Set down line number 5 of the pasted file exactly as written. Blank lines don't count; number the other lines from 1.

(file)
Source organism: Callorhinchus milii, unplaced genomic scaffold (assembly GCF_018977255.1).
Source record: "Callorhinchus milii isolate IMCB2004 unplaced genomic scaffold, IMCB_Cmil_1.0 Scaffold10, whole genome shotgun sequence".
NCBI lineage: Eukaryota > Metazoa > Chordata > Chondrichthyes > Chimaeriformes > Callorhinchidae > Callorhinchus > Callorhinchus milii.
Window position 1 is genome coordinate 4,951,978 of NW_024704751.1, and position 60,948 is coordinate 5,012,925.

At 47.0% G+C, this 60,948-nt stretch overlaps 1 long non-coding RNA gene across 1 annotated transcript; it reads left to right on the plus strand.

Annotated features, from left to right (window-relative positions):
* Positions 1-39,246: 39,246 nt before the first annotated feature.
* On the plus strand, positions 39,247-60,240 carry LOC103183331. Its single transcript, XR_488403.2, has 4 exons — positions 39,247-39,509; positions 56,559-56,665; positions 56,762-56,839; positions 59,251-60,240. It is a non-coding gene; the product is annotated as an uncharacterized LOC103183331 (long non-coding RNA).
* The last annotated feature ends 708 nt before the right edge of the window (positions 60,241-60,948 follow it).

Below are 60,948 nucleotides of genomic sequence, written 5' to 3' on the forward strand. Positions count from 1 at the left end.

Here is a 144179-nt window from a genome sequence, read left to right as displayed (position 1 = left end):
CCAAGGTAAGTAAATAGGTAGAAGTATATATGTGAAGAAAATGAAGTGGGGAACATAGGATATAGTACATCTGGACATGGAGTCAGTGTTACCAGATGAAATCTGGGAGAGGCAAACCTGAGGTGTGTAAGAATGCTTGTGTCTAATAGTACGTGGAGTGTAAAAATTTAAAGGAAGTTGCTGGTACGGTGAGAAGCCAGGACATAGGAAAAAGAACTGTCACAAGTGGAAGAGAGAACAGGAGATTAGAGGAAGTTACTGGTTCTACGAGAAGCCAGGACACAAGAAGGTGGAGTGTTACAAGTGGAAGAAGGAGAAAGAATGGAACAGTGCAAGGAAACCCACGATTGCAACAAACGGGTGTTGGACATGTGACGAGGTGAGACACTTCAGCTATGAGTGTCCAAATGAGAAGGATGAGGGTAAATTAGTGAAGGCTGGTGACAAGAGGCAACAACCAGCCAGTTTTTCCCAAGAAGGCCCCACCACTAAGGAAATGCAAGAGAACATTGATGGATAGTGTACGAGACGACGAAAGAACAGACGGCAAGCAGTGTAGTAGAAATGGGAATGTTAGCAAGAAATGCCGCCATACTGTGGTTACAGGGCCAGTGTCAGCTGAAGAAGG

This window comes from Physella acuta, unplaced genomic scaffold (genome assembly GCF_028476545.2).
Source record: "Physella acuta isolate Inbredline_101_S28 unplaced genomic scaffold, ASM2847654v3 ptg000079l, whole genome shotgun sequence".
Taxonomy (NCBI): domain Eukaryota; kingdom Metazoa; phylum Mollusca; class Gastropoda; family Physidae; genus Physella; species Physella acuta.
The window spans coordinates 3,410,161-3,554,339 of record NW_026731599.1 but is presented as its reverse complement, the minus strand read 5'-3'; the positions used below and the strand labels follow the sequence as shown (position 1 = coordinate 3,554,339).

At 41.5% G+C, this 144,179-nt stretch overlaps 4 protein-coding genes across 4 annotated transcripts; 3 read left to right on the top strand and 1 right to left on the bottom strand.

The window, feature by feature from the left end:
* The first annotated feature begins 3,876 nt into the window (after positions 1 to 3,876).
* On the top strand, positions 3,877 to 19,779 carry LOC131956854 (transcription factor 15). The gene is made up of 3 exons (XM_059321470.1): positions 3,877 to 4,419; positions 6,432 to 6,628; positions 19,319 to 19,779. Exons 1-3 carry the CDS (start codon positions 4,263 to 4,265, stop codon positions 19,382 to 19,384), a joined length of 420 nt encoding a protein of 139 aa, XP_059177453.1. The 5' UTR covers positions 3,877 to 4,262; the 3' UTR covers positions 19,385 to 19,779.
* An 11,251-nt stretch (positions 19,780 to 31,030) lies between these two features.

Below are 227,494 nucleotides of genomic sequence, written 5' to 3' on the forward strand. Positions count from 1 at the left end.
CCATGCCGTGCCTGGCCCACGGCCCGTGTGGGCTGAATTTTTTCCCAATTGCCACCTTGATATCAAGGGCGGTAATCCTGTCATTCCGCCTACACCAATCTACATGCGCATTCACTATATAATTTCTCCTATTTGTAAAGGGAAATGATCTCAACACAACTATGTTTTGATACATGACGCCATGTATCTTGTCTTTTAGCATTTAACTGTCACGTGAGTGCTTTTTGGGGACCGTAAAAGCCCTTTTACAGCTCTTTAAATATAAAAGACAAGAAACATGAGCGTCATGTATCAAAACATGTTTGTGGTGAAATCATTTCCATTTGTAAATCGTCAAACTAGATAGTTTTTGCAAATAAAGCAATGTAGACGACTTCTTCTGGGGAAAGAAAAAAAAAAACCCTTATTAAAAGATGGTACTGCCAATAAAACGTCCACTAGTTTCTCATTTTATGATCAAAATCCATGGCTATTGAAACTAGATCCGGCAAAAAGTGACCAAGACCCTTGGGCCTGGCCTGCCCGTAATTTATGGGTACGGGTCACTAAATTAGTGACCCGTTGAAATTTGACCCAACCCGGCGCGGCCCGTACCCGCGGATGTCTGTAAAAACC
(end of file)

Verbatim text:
At 47.0% G+C, this 60,948-nt stretch overlaps 1 long non-coding RNA gene across 1 annotated transcript; it reads left to right on the plus strand.